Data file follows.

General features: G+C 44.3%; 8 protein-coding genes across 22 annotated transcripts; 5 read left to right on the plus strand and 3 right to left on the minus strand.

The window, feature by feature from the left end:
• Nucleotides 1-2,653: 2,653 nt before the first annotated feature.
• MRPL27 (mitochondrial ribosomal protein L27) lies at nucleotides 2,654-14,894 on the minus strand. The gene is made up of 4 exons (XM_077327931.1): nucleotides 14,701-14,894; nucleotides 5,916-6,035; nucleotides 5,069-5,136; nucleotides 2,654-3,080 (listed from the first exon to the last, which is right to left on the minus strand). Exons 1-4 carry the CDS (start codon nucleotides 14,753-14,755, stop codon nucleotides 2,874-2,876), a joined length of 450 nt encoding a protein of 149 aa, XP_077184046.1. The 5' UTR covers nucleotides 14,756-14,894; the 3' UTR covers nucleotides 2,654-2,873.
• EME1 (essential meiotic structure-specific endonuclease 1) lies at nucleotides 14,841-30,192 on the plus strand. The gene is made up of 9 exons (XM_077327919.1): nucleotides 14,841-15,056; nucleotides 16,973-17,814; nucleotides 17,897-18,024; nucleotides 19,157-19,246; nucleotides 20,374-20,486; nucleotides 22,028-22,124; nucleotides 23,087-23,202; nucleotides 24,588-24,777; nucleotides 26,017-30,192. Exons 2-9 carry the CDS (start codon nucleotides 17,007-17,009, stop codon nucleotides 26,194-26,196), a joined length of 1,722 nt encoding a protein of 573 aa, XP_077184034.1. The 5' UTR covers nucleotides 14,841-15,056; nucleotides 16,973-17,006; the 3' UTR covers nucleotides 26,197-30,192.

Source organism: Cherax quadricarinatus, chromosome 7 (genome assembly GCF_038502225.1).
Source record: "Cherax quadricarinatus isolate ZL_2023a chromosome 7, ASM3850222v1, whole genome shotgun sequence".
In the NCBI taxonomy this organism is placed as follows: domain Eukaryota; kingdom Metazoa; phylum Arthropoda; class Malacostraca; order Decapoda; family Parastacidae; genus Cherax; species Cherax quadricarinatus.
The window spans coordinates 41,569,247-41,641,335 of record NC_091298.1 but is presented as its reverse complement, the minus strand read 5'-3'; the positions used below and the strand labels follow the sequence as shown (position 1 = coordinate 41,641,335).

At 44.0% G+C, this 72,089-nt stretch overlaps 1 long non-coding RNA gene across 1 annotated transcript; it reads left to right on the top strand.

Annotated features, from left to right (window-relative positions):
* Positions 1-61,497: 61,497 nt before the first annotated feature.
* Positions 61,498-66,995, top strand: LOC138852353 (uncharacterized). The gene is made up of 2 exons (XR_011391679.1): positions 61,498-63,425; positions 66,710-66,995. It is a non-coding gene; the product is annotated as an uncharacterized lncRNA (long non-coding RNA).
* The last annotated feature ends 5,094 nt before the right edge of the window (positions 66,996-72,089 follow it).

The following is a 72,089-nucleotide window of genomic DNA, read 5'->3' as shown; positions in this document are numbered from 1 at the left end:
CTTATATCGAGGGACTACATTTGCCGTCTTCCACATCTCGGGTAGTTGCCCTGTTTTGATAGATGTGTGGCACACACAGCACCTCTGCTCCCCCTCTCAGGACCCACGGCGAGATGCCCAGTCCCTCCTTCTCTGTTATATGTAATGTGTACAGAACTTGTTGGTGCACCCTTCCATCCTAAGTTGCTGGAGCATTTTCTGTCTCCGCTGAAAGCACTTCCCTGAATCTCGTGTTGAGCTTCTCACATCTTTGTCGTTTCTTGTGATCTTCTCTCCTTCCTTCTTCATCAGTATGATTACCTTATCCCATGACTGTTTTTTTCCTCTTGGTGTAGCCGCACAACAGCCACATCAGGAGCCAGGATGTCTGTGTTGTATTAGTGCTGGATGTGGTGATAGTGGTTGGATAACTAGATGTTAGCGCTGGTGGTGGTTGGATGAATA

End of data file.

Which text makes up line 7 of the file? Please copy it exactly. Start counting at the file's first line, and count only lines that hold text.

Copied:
Source record: "Cherax quadricarinatus isolate ZL_2023a chromosome 7, ASM3850222v1, whole genome shotgun sequence".